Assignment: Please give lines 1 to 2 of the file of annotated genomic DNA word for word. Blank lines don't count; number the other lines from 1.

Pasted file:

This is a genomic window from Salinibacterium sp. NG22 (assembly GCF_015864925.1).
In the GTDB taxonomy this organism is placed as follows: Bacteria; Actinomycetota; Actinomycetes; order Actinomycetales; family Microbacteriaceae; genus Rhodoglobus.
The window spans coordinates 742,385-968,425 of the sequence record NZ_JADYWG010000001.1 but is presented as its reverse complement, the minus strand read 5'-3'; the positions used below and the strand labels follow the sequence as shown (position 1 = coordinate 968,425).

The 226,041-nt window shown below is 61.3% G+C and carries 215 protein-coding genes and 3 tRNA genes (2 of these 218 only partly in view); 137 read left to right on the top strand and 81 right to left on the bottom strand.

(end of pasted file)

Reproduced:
This is a genomic window from Salinibacterium sp. NG22 (assembly GCF_015864925.1).
In the GTDB taxonomy this organism is placed as follows: Bacteria; Actinomycetota; Actinomycetes; order Actinomycetales; family Microbacteriaceae; genus Rhodoglobus.